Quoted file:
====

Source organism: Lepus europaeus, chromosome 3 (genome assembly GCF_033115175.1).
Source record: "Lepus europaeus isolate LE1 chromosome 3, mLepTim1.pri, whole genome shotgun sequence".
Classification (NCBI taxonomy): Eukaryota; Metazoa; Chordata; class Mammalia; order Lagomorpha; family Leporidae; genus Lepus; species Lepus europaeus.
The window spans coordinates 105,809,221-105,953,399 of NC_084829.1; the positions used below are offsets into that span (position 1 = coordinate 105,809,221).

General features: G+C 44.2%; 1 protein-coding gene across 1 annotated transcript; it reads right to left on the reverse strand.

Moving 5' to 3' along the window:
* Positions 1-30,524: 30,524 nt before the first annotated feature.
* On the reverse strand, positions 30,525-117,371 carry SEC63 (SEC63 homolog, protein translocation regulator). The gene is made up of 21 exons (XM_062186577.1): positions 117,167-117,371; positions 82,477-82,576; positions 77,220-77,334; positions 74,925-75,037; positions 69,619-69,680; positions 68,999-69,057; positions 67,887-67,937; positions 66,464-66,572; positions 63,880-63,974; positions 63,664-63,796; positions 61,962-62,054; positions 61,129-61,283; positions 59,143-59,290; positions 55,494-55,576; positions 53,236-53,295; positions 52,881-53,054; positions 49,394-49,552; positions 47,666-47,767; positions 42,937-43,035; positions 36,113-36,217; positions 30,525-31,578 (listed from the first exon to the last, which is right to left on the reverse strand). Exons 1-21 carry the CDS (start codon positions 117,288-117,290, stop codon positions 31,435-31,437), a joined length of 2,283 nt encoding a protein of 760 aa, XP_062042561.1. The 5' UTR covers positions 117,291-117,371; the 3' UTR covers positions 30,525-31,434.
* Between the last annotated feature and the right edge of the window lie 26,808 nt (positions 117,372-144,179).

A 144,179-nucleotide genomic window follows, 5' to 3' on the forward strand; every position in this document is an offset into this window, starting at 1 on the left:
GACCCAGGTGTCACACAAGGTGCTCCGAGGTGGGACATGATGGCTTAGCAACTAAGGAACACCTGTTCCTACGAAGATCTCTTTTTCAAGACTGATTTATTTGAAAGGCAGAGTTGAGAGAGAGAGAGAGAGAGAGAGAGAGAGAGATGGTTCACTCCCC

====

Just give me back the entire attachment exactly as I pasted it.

Source organism: Lepus europaeus, chromosome 3 (genome assembly GCF_033115175.1).
Source record: "Lepus europaeus isolate LE1 chromosome 3, mLepTim1.pri, whole genome shotgun sequence".
Classification (NCBI taxonomy): Eukaryota; Metazoa; Chordata; class Mammalia; order Lagomorpha; family Leporidae; genus Lepus; species Lepus europaeus.
The window spans coordinates 105,809,221-105,953,399 of NC_084829.1; the positions used below are offsets into that span (position 1 = coordinate 105,809,221).

General features: G+C 44.2%; 1 protein-coding gene across 1 annotated transcript; it reads right to left on the reverse strand.

Moving 5' to 3' along the window:
* Positions 1-30,524: 30,524 nt before the first annotated feature.
* On the reverse strand, positions 30,525-117,371 carry SEC63 (SEC63 homolog, protein translocation regulator). The gene is made up of 21 exons (XM_062186577.1): positions 117,167-117,371; positions 82,477-82,576; positions 77,220-77,334; positions 74,925-75,037; positions 69,619-69,680; positions 68,999-69,057; positions 67,887-67,937; positions 66,464-66,572; positions 63,880-63,974; positions 63,664-63,796; positions 61,962-62,054; positions 61,129-61,283; positions 59,143-59,290; positions 55,494-55,576; positions 53,236-53,295; positions 52,881-53,054; positions 49,394-49,552; positions 47,666-47,767; positions 42,937-43,035; positions 36,113-36,217; positions 30,525-31,578 (listed from the first exon to the last, which is right to left on the reverse strand). Exons 1-21 carry the CDS (start codon positions 117,288-117,290, stop codon positions 31,435-31,437), a joined length of 2,283 nt encoding a protein of 760 aa, XP_062042561.1. The 5' UTR covers positions 117,291-117,371; the 3' UTR covers positions 30,525-31,434.
* Between the last annotated feature and the right edge of the window lie 26,808 nt (positions 117,372-144,179).

A 144,179-nucleotide genomic window follows, 5' to 3' on the forward strand; every position in this document is an offset into this window, starting at 1 on the left:
GACCCAGGTGTCACACAAGGTGCTCCGAGGTGGGACATGATGGCTTAGCAACTAAGGAACACCTGTTCCTACGAAGATCTCTTTTTCAAGACTGATTTATTTGAAAGGCAGAGTTGAGAGAGAGAGAGAGAGAGAGAGAGAGAGAGATGGTTCACTCCCC